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Local Marijuana Reforms Mean Progress: NORML

Even where marijuana remains illegal under state law, millions of Americans live in cities and counties with decrim

NORML

While much attention has been given in recent years to successful statewide efforts legalizing marijuana, far less attention has been paid to the adoption of local marijuana-related policy reforms.

Advocacy for policy changes at the local and municipal levels is necessary in jurisdictions where cannabis is not yet legal, according to NORML. Many of these jurisdictions, such as FloridaGeorgiaPennsylvania, and Texas, have passed ordinances and ballot questions providing for significantly lower marijuana-related penalties than those under state law.

In some instances, local reforms no longer provide for any penalties for possession of small amounts of weed. Other local jurisdictions have enacted reform policies largely ending enforcement of state marijuana possession laws.

“Most Americans Favor Legalizing Cannabis”

“These local policies reflect the reality that most Americans favor legalizing cannabis,” said NORML Deputy Director Paul Armentano. While state lawmakers aren’t always responsive, local lawmakers are frequent to adopt policies that reflect voters’ wishes. “Specifically they are ending arrests by enacting municipal ordinances decriminalizing or depenalizing cannabis possession.”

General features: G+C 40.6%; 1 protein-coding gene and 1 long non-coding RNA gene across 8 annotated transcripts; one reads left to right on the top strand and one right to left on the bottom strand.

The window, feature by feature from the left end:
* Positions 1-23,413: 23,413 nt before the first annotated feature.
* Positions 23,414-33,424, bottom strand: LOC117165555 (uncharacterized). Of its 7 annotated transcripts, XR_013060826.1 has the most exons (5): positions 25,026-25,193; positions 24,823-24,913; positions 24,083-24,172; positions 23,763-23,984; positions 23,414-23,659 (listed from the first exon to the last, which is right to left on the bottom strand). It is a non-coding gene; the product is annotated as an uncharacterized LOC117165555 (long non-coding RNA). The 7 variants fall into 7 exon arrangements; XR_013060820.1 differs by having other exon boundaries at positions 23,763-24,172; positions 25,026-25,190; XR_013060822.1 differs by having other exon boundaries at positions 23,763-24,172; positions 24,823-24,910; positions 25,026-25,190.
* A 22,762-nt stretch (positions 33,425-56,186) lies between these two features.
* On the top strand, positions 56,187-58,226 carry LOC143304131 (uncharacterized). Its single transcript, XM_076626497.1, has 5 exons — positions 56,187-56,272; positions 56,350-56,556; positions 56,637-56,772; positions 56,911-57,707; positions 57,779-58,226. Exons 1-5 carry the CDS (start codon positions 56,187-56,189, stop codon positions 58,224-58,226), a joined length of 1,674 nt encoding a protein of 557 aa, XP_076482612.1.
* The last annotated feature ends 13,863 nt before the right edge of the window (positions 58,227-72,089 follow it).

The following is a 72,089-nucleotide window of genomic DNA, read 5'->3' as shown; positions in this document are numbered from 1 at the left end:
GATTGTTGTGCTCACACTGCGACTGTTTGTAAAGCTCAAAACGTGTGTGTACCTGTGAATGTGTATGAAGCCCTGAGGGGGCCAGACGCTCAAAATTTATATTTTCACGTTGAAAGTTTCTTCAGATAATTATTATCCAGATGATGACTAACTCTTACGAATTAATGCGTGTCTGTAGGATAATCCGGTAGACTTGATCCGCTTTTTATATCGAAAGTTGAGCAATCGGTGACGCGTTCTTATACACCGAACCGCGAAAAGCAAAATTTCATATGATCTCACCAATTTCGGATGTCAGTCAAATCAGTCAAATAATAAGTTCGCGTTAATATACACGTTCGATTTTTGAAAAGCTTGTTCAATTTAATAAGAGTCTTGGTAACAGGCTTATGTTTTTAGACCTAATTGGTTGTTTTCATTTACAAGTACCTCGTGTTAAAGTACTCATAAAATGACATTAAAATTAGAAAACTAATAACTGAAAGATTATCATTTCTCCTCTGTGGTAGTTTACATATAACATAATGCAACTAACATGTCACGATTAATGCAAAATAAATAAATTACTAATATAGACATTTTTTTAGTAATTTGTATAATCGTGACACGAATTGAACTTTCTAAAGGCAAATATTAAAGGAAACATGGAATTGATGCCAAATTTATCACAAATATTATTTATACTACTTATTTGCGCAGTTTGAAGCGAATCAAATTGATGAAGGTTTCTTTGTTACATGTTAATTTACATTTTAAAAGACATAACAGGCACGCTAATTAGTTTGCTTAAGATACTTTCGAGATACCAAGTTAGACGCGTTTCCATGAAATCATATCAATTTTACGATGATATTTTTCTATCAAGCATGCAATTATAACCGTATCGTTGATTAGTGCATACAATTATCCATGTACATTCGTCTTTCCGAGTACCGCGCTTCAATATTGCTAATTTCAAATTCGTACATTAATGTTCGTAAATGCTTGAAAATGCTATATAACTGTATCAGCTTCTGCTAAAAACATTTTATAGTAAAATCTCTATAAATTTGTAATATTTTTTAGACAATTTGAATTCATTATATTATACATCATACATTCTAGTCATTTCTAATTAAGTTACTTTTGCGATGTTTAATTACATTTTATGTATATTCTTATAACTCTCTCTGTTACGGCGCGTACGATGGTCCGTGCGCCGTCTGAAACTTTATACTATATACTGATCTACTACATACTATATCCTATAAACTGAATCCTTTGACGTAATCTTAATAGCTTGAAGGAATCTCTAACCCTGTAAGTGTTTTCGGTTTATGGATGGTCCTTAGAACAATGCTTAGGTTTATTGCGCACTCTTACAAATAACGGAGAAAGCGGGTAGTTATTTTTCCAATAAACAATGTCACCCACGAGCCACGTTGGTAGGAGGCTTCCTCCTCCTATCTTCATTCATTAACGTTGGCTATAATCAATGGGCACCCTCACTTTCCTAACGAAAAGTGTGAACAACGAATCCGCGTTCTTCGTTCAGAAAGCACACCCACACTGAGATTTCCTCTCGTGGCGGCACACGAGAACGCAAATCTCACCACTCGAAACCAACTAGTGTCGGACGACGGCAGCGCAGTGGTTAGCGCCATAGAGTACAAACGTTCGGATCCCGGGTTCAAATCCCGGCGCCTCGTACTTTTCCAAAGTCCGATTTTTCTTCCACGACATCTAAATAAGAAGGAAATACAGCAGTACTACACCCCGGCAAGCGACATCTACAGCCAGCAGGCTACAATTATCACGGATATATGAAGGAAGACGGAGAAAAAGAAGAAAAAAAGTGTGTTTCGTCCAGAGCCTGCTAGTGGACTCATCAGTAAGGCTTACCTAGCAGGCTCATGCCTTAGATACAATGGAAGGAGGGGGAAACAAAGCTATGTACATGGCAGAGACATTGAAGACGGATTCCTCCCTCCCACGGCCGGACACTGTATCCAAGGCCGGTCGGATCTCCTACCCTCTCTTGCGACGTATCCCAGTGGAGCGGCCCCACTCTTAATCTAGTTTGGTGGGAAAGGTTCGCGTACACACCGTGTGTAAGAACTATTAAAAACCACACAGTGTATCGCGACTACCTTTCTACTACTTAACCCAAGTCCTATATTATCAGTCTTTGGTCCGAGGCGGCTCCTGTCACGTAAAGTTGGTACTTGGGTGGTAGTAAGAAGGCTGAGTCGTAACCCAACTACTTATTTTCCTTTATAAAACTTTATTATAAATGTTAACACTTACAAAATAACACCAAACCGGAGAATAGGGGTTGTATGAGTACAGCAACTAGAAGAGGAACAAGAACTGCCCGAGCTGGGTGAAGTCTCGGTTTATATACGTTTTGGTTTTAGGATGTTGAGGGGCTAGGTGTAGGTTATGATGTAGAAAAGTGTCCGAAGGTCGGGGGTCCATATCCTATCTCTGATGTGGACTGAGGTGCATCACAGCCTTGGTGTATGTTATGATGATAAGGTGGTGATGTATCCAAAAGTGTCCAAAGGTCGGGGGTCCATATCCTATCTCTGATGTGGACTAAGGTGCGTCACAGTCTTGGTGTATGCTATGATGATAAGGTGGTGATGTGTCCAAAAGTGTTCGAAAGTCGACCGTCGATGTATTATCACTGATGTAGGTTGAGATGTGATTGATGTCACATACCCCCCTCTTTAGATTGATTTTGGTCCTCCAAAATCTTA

As a result, even where marijuana remains illegal under state law, millions of Americans live where local laws depenalize weed.

In Florida, about 4.3 million people reside where possession is treated like a civil violation, not a criminal offense. (Florida state law defines marijuana possession as a crime, punishable by one year in jail and a $1,000 fine.)

In Texas, about 1.4 million people live where local police are discouraged from enforcing low-level marijuana violations. (Texas state law defines marijuana possession as a crime, punishable by 180 days in jail and a $2,000 fine.)

In Pennsylvania, nearly 20 percent of the state’s population reside in communities that have decriminalized cannabis possession. (Pennsylvania state law defines possession of cannabis as a crime, punishable by 30 days in jail and a $500 fine.)

In Kentucky, nearly one-third of the population live in counties that have largely ceased prosecuting minor marijuana offenses. And in Ohio, over two dozen towns have eliminated all criminal and civil penalties for low-level Cannabis possession offenses.

These policies are not only consistent with voters’ sentiments, according to NORML. They also free up local law enforcement and prosecutors to focus on other, more serious criminal activities.

This updated report, while not intended to be all-inclusive, highlights the growing number of communities with localized marijuana liberalization policies.

Read NORML’s Local Decriminalization/ Depenalization Report here.

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